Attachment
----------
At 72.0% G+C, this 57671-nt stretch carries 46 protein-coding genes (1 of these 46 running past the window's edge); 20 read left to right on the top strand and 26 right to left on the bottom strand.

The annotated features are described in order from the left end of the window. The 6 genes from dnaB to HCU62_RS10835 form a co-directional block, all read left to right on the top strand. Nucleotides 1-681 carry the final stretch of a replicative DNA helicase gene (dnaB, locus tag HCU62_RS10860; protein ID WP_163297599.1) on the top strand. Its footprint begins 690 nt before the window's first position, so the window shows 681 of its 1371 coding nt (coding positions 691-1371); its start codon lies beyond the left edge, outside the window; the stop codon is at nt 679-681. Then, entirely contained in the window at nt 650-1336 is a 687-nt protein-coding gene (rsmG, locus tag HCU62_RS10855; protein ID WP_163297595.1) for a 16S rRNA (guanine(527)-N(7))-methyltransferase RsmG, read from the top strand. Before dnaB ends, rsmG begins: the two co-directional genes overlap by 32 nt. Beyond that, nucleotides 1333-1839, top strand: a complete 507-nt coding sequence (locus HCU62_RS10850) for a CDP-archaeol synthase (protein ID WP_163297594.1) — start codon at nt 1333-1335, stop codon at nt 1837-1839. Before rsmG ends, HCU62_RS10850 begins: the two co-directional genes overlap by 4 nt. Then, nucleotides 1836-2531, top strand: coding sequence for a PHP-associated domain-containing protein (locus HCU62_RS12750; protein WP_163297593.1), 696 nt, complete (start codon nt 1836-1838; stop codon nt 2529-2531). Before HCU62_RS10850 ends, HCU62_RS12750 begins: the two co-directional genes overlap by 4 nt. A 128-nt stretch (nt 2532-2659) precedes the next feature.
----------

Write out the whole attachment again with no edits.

At 72.0% G+C, this 57671-nt stretch carries 46 protein-coding genes (1 of these 46 running past the window's edge); 20 read left to right on the top strand and 26 right to left on the bottom strand.

The annotated features are described in order from the left end of the window. The 6 genes from dnaB to HCU62_RS10835 form a co-directional block, all read left to right on the top strand. Nucleotides 1-681 carry the final stretch of a replicative DNA helicase gene (dnaB, locus tag HCU62_RS10860; protein ID WP_163297599.1) on the top strand. Its footprint begins 690 nt before the window's first position, so the window shows 681 of its 1371 coding nt (coding positions 691-1371); its start codon lies beyond the left edge, outside the window; the stop codon is at nt 679-681. Then, entirely contained in the window at nt 650-1336 is a 687-nt protein-coding gene (rsmG, locus tag HCU62_RS10855; protein ID WP_163297595.1) for a 16S rRNA (guanine(527)-N(7))-methyltransferase RsmG, read from the top strand. Before dnaB ends, rsmG begins: the two co-directional genes overlap by 32 nt. Beyond that, nucleotides 1333-1839, top strand: a complete 507-nt coding sequence (locus HCU62_RS10850) for a CDP-archaeol synthase (protein ID WP_163297594.1) — start codon at nt 1333-1335, stop codon at nt 1837-1839. Before rsmG ends, HCU62_RS10850 begins: the two co-directional genes overlap by 4 nt. Then, nucleotides 1836-2531, top strand: coding sequence for a PHP-associated domain-containing protein (locus HCU62_RS12750; protein WP_163297593.1), 696 nt, complete (start codon nt 1836-1838; stop codon nt 2529-2531). Before HCU62_RS10850 ends, HCU62_RS12750 begins: the two co-directional genes overlap by 4 nt. A 128-nt stretch (nt 2532-2659) precedes the next feature.